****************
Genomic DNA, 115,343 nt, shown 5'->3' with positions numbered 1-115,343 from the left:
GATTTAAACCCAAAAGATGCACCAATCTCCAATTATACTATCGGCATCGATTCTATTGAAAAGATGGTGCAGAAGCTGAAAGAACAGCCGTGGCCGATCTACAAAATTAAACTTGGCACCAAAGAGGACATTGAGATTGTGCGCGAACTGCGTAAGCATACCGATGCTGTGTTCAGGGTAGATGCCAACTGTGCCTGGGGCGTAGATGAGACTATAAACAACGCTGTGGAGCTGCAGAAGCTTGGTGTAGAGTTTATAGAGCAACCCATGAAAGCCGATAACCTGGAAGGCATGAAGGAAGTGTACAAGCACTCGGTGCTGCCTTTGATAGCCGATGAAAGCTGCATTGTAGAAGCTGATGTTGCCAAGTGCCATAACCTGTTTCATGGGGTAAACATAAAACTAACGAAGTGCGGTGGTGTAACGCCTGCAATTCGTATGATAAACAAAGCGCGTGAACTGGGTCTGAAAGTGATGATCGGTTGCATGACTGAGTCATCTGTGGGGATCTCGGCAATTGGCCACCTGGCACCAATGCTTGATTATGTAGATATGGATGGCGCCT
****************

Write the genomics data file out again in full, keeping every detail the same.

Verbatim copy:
Genomic DNA, 115,343 nt, shown 5'->3' with positions numbered 1-115,343 from the left:
GATTTAAACCCAAAAGATGCACCAATCTCCAATTATACTATCGGCATCGATTCTATTGAAAAGATGGTGCAGAAGCTGAAAGAACAGCCGTGGCCGATCTACAAAATTAAACTTGGCACCAAAGAGGACATTGAGATTGTGCGCGAACTGCGTAAGCATACCGATGCTGTGTTCAGGGTAGATGCCAACTGTGCCTGGGGCGTAGATGAGACTATAAACAACGCTGTGGAGCTGCAGAAGCTTGGTGTAGAGTTTATAGAGCAACCCATGAAAGCCGATAACCTGGAAGGCATGAAGGAAGTGTACAAGCACTCGGTGCTGCCTTTGATAGCCGATGAAAGCTGCATTGTAGAAGCTGATGTTGCCAAGTGCCATAACCTGTTTCATGGGGTAAACATAAAACTAACGAAGTGCGGTGGTGTAACGCCTGCAATTCGTATGATAAACAAAGCGCGTGAACTGGGTCTGAAAGTGATGATCGGTTGCATGACTGAGTCATCTGTGGGGATCTCGGCAATTGGCCACCTGGCACCAATGCTTGATTATGTAGATATGGATGGCGCCT